Paul, you need a fact checker. You *drastically* overstate the security record of Solaris. You wrote: Like any Unix, Solaris has had hundreds of vulnerabilities exposed and fixed, but there have been essentially no external exploits -and those are the kind I'm most concerned about. Are you kidding? Solaris is the third favourite target for hackers (after Windows and Linux) because of the ease of remote exploitation, and the wide number of available published exploit scripts. I can think of at least 20 different remote root exploits for Solaris from the last 5 years off the top of my head. There's sadmind, telnetd, in.rpcd, in.rwalld, several NIS+ remote exploits, etc. etc. In the same period, I can think of only ONE for OpenBSD: the OpenSSH integer overflow remote root exploit (which, incidentally, affected Solaris too). While your obvious ignorance of widely available and easy-to-find security information is not uncommon, I am disappointed that you are confidently passing your assertions on to your readers.
Download all CVEs and Candidates from mitre, and you get 16,615 entries going back to 1999. Of these, 68 mention openBSD and 425 mention Solaris. Not all these, of course, actually apply to Solaris. My favourite, for example, is this one:
Microsoft Windows Media Player (WMP) 6.3, when installed on Solaris, installs executables with world-writable permissions, which allows local users to delete or modify the executables to gain privileges.
Drop those which don't apply to the operating system or key components and you're left with 268 Solaris vulnerabilities listed. Of those 13 apply to Solaris 10 and something like 217 apply to releases current during the period -i.e. to 7 through 10.
Note that I'm interested here only in the record on SPARC because I'd never use an x86 machine in a sensitive role - but there'll be a future blog pointing out that there have been more exploits, particularly local ones, for Solaris on x86 than for Solaris on SPARC.
One complicating factor arises from the existence of a special category of pseudo remote attacks - ones which do not need a legal account on the target machine but do require authorised access to key machines on the target's local network environment. The NIS/NIS+ and proxy exploits, for example, fall into this category -and so does the least traceable attack: one in which the attacker uses the network card in PCs running Solaris to trigger a network boot from the attacker's host - enabling him to first mount the target disk as root and later reboot locally, leaving no tracks beyond some access time discrepancies.
Setting aside candidates that don't apply to the SPARC/Solaris 10 environment being considered, we have no known exploits -the same as recent OpenBSD releases. Go beyond Solaris 10, however, to look at history and we have perhaps 9 candidates for Solaris seven through nine against one for OpenBSD.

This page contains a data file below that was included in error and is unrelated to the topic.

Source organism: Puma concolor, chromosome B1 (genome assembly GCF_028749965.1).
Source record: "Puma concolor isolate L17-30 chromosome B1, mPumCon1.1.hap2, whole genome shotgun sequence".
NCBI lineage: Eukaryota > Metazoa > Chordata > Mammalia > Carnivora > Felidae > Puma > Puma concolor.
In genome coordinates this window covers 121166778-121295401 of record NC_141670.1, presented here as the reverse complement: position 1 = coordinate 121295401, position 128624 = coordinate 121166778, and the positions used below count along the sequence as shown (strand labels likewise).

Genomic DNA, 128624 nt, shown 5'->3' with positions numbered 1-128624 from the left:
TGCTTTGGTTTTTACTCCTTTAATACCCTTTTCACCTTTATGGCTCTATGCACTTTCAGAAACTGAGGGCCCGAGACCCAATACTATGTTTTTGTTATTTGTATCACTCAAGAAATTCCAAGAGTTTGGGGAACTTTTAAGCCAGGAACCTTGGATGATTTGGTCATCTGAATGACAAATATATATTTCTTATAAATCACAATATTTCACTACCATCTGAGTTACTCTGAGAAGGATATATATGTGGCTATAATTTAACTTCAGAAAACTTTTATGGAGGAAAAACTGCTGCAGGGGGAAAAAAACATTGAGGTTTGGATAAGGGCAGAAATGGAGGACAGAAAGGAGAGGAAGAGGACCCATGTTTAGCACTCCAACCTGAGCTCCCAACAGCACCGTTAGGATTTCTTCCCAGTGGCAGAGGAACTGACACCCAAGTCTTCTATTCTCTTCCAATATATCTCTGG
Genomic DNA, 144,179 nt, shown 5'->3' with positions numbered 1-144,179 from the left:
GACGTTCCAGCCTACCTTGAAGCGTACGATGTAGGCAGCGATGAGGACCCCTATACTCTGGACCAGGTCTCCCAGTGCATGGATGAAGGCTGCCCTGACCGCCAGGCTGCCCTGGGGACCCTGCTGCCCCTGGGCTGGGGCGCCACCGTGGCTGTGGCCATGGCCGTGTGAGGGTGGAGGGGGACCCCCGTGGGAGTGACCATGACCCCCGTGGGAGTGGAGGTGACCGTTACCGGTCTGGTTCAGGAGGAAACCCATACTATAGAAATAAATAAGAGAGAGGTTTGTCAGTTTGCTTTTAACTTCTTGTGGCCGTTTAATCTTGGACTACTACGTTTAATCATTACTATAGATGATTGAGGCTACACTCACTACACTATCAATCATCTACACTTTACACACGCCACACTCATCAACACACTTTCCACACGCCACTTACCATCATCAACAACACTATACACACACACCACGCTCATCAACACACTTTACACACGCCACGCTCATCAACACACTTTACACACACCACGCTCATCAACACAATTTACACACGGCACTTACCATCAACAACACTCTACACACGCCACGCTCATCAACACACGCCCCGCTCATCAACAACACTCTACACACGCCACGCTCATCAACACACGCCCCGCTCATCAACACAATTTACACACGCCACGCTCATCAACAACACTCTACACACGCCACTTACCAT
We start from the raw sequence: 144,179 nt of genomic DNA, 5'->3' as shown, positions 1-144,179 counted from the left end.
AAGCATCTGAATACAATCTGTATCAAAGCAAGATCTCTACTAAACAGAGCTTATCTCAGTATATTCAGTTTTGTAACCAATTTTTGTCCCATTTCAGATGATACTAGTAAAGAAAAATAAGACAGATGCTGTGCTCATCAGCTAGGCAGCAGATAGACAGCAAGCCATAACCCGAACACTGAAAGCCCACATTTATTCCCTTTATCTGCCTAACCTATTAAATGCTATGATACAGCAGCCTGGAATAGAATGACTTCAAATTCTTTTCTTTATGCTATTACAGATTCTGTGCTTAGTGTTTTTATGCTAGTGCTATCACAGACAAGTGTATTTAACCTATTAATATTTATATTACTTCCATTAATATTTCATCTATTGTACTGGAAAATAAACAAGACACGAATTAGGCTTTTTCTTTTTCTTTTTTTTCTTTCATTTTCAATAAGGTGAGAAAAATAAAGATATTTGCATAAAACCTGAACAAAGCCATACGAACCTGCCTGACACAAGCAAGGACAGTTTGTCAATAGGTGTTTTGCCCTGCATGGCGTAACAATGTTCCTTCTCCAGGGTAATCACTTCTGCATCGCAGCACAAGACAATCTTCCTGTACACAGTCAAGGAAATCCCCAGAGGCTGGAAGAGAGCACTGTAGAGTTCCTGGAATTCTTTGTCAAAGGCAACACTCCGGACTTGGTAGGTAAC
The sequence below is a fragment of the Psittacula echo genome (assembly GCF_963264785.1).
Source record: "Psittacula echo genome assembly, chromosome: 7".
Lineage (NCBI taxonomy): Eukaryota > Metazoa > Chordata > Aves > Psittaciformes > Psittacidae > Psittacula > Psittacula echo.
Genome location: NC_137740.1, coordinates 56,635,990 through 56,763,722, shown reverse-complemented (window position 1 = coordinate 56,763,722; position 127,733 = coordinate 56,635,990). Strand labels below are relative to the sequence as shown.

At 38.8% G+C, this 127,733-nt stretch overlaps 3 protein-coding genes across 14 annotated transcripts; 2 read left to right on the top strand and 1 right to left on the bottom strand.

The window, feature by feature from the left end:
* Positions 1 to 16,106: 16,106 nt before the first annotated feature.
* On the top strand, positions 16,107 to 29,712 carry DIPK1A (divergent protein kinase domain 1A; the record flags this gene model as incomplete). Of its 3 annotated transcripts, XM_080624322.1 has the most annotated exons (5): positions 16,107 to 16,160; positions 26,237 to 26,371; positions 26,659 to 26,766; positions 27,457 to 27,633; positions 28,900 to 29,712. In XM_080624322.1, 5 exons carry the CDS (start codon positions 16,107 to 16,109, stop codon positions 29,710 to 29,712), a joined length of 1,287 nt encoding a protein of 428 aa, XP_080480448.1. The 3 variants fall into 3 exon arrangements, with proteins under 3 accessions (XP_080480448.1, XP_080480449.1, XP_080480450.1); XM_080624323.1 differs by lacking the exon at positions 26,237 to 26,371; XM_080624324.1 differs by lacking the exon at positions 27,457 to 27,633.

That makes the immediate bottom line pretty clear: "Cloder" was right (and I was wrong), openBSD does have the better record against remote exploits.
The leading openly available repository for Solaris exploits is probably the milw0rm exploit registry. Here's their list of remote exploits for Solaris on SPARC: (They list eight, but I've dropped the three that depend on non OS software):
- Solaris <= 10 LPD Arbitrary File Delete Exploit (metasploit)
- Solaris 2.5.1/2.6/7/8 rlogin /bin/login Buffer Overflow Exploit (SPARC)
- Solaris Sadmind Default Configuration Remote Root Exploit
- Solaris sadmind Remote Buffer Overflow Exploit
- BIND 8.2.x (TSIG) Remote Root Stack Overflow Exploit
Of these the first Sadmind exploit is particularly interesting. First the code is written in Perl, which makes it easy to understand and easy to adapt. Secondly, and more importantly, it exposes the fundamental nature of most Solaris exploits, whether local or remote, because all it really does is call a known system function in the intended way to create an unintended effect.
Specifically, the default interface was set up to be open - a hangover from the early RPC days when people assumed that everyone with access could be trusted. Indeed look at all Unix vulnerabilities and RPC related issues accumulate an easy plurality - a consequence, ultimately, of releasing software designed for a trusted collegial environment for use in the so called "real" world.
As I noted in the original blog part of the attraction openBSD has for me in the situation described there derives from the fact that it installs closed -meaning that when the next guy along eventually installs an upgrade, he'll start with a box on which none of the external access methods work and be forced to think about what to turn on. Right now, Solaris 10 doesn't do that: by default it installs and starts up a lot of services, like wbem, that have to be specifically turned off for security.
Since most of the vulnerable stuff from the past falls into that category the only downside to a Solaris decision is that it imposes greater responsibilities on my successor, so I'm not changing the decision - but Cloder was right: the Solaris record against external attacks is significantly worse than openBSD's and I should have checked more carefully.